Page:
by William Van Ornum, Ph.D. on
Have you ever been summoned by a baby who is crying in another room? If you have, here is a book for you.
Natalie Angier, winner of a Pulitzer Prize as a New York Times science beat writer, has hit another home run in her column of March 3, 2009, wherein she offers reflections on Sarah Blaffer Hrch’s new book, Mothers and Others: The Evolutionary Origins of Mutual Understanding.
In this book, a product of extensive research in the field, we see human beings described as cooperative creatures. In fact, we as a species developed cooperation as a signature quality before the full evolution of our brains and literally became “the nicest apes” even before our cortex was fully developed. Mother and baby become interdependent, their own system—and baby is an active partner in defining this relationship. Babies elicit smiles everywhere. A cooing baby becomes the center of every room. Even politicians might learn from a baby, as babies certainly know how to work a room!
This view of “an active baby” goes against some of the theories advanced psychology. John B. Watson, founder of behaviorism, thought he could condition any baby to elicit behaviors he wanted to see. Fortunately for babies, Watson left the field soon after he conditioned Little Albert to be afraid around anything white and fuzzy, even Santa Claus.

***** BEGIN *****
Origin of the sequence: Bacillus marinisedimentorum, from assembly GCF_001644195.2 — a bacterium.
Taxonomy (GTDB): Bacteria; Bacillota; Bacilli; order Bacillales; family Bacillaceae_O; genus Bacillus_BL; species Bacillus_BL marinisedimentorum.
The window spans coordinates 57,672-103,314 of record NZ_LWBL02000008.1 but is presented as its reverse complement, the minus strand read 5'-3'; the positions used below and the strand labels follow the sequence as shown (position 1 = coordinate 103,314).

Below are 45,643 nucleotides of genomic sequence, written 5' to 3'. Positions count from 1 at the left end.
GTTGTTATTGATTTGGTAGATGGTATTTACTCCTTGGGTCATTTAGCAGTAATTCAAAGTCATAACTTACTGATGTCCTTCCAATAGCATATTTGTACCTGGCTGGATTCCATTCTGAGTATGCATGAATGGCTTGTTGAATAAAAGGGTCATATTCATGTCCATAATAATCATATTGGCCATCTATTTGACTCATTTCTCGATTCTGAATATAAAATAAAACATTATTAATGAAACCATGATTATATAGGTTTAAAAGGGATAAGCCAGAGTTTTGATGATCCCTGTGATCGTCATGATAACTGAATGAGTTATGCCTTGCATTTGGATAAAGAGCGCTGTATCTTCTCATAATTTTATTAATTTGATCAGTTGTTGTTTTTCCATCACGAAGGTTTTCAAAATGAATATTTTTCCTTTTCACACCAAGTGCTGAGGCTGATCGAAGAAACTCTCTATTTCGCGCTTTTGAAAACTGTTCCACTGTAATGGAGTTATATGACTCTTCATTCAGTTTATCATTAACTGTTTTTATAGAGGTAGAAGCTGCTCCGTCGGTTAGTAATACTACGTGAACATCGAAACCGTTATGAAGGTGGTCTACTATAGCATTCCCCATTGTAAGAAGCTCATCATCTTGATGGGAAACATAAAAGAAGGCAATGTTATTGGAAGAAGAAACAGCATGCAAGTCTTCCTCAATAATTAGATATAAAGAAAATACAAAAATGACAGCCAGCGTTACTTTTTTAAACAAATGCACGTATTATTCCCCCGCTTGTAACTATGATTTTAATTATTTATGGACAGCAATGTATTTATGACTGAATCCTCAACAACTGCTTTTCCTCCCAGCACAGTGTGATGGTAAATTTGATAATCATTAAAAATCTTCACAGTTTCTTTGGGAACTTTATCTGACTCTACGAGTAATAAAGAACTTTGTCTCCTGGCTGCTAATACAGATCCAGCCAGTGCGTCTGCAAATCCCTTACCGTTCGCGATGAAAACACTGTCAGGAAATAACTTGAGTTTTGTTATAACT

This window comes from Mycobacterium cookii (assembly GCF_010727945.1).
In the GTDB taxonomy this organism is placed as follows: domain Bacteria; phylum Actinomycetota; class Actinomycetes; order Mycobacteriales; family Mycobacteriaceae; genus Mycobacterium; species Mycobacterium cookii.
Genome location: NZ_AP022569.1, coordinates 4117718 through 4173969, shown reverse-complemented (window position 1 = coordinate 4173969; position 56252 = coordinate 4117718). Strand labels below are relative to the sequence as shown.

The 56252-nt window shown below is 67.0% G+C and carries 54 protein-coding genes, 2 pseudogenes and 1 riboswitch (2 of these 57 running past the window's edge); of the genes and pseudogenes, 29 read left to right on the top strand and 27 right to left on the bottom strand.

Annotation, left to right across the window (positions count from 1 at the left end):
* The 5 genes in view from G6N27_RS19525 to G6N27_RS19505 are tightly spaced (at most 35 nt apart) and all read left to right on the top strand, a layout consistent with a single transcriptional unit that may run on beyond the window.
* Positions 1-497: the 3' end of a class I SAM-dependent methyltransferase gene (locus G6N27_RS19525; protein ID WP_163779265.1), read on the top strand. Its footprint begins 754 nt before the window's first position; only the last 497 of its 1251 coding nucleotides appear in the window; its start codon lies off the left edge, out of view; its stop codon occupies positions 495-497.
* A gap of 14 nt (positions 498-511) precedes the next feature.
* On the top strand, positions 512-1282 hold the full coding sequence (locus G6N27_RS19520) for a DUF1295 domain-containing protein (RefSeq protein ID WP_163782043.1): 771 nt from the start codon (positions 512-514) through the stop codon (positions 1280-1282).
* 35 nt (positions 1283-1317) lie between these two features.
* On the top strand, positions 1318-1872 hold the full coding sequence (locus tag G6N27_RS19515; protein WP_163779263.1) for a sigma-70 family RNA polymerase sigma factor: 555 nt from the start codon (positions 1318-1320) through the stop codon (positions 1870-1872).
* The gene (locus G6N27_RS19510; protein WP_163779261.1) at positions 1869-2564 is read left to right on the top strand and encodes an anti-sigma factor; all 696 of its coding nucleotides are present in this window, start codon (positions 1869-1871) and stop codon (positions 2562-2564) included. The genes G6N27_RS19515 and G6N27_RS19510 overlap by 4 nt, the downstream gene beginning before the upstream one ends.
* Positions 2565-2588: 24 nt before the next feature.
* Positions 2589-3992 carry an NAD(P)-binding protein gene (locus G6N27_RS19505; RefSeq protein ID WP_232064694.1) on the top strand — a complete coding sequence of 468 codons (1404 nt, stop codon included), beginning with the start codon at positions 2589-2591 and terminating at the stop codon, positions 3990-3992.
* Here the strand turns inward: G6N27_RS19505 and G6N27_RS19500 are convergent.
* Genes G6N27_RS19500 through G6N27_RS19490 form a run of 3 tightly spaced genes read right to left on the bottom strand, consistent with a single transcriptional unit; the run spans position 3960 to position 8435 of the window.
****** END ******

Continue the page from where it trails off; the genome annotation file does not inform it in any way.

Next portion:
The idea that babies and mothers form their own active unit is good news for fathers who may be reluctant to trust their own parenting skills. Baby will offer some cues for the Dad’s who may be shy around them. So Dad—follow your son or daughter’s cues!
This book offers sound advice for therapists who work with mothers and babies. When help is needed for problem behaviors in either part, the therapist needs to work with baby and mother together and to respect the baby’s own style and manner of communication—similar to the way family therapists work with entire families.
For those who want to learn even more about interactions between infants and mothers, Stanley Greenspan’s book “infant and Childhood mental Health” is a must-read.
The next time you hear a baby cry, listen carefully: there may be a special message in this for you.